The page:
External management consultants recommended drastic measures to turn around the hospital’s finances,
and Paul Levy was appointed chief executive officer of BID in 2002. Levy had no healthcare background
and little knowledge of hospitals. He felt that gave him an advantage, as he was a “straight talker” and
could act as an “honest broker.” But staff were skeptical at first.
Levy’s turnaround strategy was based on two themes: transparency and commitment to quality. His first
action was to share with all staff the full scale of the financial difficulties, to create “a burning platform,”
from which escape would only be possible by making radical changes. His second approach was to signal
absolute commitment to the continuous improvement of quality, in order to build trust and to establish
a sense of common purpose. Levy described his management style:
Perhaps I had an overly developed sense of confidence, but my management approach is that people want to do well and
want to do good and I create an appropriate environment. I trust people. When people make mistakes it isn’t
incompetence, it’s insufficient training or the wrong environment. What I’ve learned is that my management style can
Phase 1: With the hospital “bleeding money,” urgent action was necessary. Levy accepted some of the
management consultants’ recommendations, and several hundred jobs were lost, in an attempt to restore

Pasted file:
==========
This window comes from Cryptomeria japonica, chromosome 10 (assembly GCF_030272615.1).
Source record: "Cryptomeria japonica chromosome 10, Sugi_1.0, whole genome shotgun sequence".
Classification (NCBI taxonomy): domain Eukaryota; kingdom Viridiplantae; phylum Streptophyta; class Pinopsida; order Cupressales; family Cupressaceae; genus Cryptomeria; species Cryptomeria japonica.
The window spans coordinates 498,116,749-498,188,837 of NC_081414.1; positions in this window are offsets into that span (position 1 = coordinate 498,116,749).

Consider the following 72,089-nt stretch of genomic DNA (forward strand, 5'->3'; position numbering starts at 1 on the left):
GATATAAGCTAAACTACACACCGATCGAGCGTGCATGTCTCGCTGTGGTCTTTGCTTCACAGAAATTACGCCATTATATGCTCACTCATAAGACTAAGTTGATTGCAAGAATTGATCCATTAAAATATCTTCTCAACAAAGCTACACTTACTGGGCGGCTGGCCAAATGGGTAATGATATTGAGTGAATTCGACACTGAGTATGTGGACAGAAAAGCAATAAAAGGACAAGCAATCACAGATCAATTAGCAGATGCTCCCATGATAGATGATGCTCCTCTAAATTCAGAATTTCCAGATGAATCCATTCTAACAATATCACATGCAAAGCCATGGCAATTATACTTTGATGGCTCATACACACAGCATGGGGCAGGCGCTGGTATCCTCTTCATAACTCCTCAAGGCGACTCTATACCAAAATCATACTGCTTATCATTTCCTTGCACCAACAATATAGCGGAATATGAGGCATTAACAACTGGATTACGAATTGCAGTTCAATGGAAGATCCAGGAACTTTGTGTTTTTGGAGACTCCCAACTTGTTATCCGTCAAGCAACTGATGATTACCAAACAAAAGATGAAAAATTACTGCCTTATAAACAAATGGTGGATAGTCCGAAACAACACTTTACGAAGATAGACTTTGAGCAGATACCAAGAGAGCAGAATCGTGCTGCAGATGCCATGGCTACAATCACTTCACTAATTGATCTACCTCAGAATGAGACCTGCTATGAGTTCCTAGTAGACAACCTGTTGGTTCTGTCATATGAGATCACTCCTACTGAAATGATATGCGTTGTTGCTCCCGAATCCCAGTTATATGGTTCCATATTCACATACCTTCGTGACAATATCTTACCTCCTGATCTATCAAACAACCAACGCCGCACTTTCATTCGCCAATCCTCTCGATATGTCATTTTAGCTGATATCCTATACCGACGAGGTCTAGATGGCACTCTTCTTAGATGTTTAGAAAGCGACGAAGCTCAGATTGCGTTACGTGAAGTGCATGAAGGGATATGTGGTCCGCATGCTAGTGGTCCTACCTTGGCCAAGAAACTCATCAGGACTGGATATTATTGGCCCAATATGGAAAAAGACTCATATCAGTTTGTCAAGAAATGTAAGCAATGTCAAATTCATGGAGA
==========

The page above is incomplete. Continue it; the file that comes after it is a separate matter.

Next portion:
financial balance. He refused to reduce nursing levels, but the financial crisis was resolved.
Phase 2: Medical staff were tired of poor relationships with management. In 2003, Levy hired Michael
Epstein, a doctor, as chief operating officer. Epstein met with each clinical department to win their
support for the hospital’s nonclinical objectives and to break down silo working. Kathleen Murray, who
had joined BID in 2002, was director of performance assessment and regulatory compliance. The hospital
had no annual operating plans, and she set out to correct this, starting with two departments that had
volunteered to take part in phase 1, orthopaedics and pancreatic surgery. Other departments soon
joined in. Operating plans had four goals, addressing quality and safety, patient satisfaction, finance,
and staff and referrer satisfaction. One aim was to make staff proud of the outcomes and create a sense
of achievement. Although the performance of doctors would now be closely monitored, the
introduction of operating plans was seen as a major turning point.